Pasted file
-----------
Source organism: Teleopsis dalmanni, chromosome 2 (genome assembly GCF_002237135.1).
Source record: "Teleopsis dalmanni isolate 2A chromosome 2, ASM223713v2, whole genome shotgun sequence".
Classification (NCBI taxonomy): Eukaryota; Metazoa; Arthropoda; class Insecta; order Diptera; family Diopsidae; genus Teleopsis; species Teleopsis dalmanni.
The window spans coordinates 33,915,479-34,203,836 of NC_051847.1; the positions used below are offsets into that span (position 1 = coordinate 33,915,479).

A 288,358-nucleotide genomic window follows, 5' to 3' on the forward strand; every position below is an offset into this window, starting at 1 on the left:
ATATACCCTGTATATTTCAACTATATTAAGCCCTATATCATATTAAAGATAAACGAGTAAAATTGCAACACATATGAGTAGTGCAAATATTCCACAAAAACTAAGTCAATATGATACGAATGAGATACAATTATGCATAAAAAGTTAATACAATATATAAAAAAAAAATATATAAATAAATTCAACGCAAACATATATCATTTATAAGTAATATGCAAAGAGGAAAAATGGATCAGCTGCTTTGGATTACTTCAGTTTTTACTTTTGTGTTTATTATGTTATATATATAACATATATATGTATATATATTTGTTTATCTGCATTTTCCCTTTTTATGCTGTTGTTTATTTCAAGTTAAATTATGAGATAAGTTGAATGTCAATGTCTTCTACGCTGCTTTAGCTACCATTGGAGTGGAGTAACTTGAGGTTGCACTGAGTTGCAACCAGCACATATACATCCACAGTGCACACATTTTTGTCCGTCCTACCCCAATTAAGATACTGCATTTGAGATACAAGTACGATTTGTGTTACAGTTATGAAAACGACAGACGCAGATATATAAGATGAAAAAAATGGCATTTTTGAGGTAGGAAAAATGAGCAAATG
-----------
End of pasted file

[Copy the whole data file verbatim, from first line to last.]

Source organism: Teleopsis dalmanni, chromosome 2 (genome assembly GCF_002237135.1).
Source record: "Teleopsis dalmanni isolate 2A chromosome 2, ASM223713v2, whole genome shotgun sequence".
Classification (NCBI taxonomy): Eukaryota; Metazoa; Arthropoda; class Insecta; order Diptera; family Diopsidae; genus Teleopsis; species Teleopsis dalmanni.
The window spans coordinates 33,915,479-34,203,836 of NC_051847.1; the positions used below are offsets into that span (position 1 = coordinate 33,915,479).

A 288,358-nucleotide genomic window follows, 5' to 3' on the forward strand; every position below is an offset into this window, starting at 1 on the left:
ATATACCCTGTATATTTCAACTATATTAAGCCCTATATCATATTAAAGATAAACGAGTAAAATTGCAACACATATGAGTAGTGCAAATATTCCACAAAAACTAAGTCAATATGATACGAATGAGATACAATTATGCATAAAAAGTTAATACAATATATAAAAAAAAAATATATAAATAAATTCAACGCAAACATATATCATTTATAAGTAATATGCAAAGAGGAAAAATGGATCAGCTGCTTTGGATTACTTCAGTTTTTACTTTTGTGTTTATTATGTTATATATATAACATATATATGTATATATATTTGTTTATCTGCATTTTCCCTTTTTATGCTGTTGTTTATTTCAAGTTAAATTATGAGATAAGTTGAATGTCAATGTCTTCTACGCTGCTTTAGCTACCATTGGAGTGGAGTAACTTGAGGTTGCACTGAGTTGCAACCAGCACATATACATCCACAGTGCACACATTTTTGTCCGTCCTACCCCAATTAAGATACTGCATTTGAGATACAAGTACGATTTGTGTTACAGTTATGAAAACGACAGACGCAGATATATAAGATGAAAAAAATGGCATTTTTGAGGTAGGAAAAATGAGCAAATG